June 25, 2009
I was just about to begin my third class in a workshop series at a construction company. About 2o young white guys in dirty khaki pants and construction boots ran around, joking, shouting expletives to each other in true “dude fun.” A guy who was clearly as obsessed with his Smartphone as I was, sat content and quiet as a mouse peering into the small screen. He shouted out, “Dude, Michael Jackson’s in the hospital! It looks bad.”
“No shit? Michael Jackson?” someone asked.
Wait. Michael who? The Michael Jackson?
I quickly dismissed it, but to be sure, I logged on to CNN.com on my Blackberry. Under Breaking News, it read “Pop Star Hospitalized from Cardiac Arrest.” I started to get queasy, but I had a class to teach. Surely, within an hour, there would be good news. He was just sick a few months ago. He’ll recover.
The class ended. I immediately checked CNN again, ignoring the my missed calls. Michael Jackson was dead. I didn’t believe it. I packed up, and headed out to the car. My mama called because she knows me best.
“Are you crying?”
“No, not yet.”
I turned the key in the ignition and heard the DJ confirm his death. After a while, his voice faded behind “Billie Jean.” It was real. The tears started to fall before I could put my car in reverse..
He was a regular human like any of us, not some invincible superhero or supernatural god. But he was Michael–special. He wasn’t supposed to die now. To me, he would be someone who would be there as he’d always been, even if it wasn’t always in the illuminous spotlight. He wasn’t supposed to die until he like, near 80. It was too soon.
Here’s my letter to him. Perhaps whatever took him to his death was stronger than the love he was drowned in by his family and fans.
Today, there will be images of you flashing across television screens. People will flip through newspaper and magazine pages with your pictures plastered in them. Countless mouses will click to blog sites and social media sites filled with tributes to you, much like this one. Fans will press play to listen to your music. Some will opt for Jackson 5 songs, while others will listen to Thriller or Off the Wall. Today, your star will shine just as brightly as it always did.
I only hope that you see the overwhelming love that was sometimes invisible to you. The love that maybe you didn’t always have for yourself because you were so busy sharing your gift with us. We can be unappreciative sometimes.
If you didn’t know or weren’t always sure, I’ll tell you. You were beautiful. A beautiful black man. Out of the hundreds of pictures posted after your death, I gravitate towards your appearance in the 70s and 80s. Caramel skin with a awesomely shaped afro and a wide grin to match its width. You were a ladies man. Lest I not forget about the infamous Jheri Curl you rocked with such style. I still remember staring at the cover of the Thriller single for what seemed like hours as a little girl. You made that yellow sweater look so good.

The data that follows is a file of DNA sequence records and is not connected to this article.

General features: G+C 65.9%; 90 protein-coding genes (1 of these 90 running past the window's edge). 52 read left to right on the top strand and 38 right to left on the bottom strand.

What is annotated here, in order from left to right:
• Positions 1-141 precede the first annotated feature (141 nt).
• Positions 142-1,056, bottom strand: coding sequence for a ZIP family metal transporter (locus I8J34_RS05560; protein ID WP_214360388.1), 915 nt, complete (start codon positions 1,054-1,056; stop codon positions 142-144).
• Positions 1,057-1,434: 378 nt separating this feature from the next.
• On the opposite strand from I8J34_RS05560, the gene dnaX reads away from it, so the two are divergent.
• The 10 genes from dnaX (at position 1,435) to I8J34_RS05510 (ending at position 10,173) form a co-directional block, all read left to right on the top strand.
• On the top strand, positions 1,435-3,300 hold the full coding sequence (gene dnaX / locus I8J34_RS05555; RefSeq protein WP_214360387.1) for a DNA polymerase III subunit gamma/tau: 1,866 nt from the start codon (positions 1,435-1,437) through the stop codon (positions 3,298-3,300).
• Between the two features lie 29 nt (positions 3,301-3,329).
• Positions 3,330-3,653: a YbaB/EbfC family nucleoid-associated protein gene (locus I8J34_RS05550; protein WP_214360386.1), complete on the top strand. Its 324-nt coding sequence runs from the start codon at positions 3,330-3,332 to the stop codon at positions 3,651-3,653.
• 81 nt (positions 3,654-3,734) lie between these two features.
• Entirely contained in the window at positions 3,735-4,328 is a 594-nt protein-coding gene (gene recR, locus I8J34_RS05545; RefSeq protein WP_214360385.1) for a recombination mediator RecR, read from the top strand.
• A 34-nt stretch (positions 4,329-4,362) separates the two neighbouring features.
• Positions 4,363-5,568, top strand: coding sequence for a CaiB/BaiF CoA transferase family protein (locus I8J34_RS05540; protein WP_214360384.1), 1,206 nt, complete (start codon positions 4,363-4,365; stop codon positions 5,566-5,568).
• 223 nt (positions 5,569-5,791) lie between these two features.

When the beat hit, you seemed to transform from a subtle, wiry thing to an energetic and experienced machine. From a cocoon to a colorful butterfly. Your smile and movement lit up the stage, and you claimed it as your home. You were magical. How I longed to be like that…consumed by music so much so that I could never keep still.
Your voice was so light and smooth, any song could be considered a lullaby. That’s what “Lady in My Life” is to me. That’s what “I Can’t Help It” is to me. You exuded feeling so innate and natural that even as a young boy, people believed what you were saying. That’s what “Who’s Loving You” and “Wanna Be Where You Are” were. A style so funky, one could not listen and move something on their bodies in response to you. That’s what “Baby Be Mine” and “Smooth Criminal” did for me.
Always wanting to perfect your craft though, you were a study, but you never stopped being a student. What you had was God-given and could never be taken away, even until your last hours.
You were a star.
A child of the 80s, you were a permanent fixture in my childhood. Everyone wanted a piece of you for their own. The Thriller jacket? I had the pink one. Moonwalker? I watched it until the tape broke. Captain Eon at the Disney Epcot Center? I went (though I was deathly afraid). Your world premiere videos on network television? It was a major event to see what you were going to do. Thank you for the “Remember the Time” video. Egyptians were people of color with skin bronzed in the sun. If there was any question as to whether you were “Black or White”, that video answered it.
So as I say goodbye to you again, know that you were loved by countless generations. The world’s love for you is as universal as your music. My mother grew up to your music, and my unborn children will dance and sing along with me to “Wanna Be Starting Something” as I do my Saturday morning cleaning. I’ll try my best to do that gravity-defying “Smooth Criminal” lean for them, and they will laugh because it’ll never come close to you.
Your message of love, peace and hope is not forgotten, and neither are you.
Rest in sweet peace, Michael Joseph Jackson. You are irreplaceable.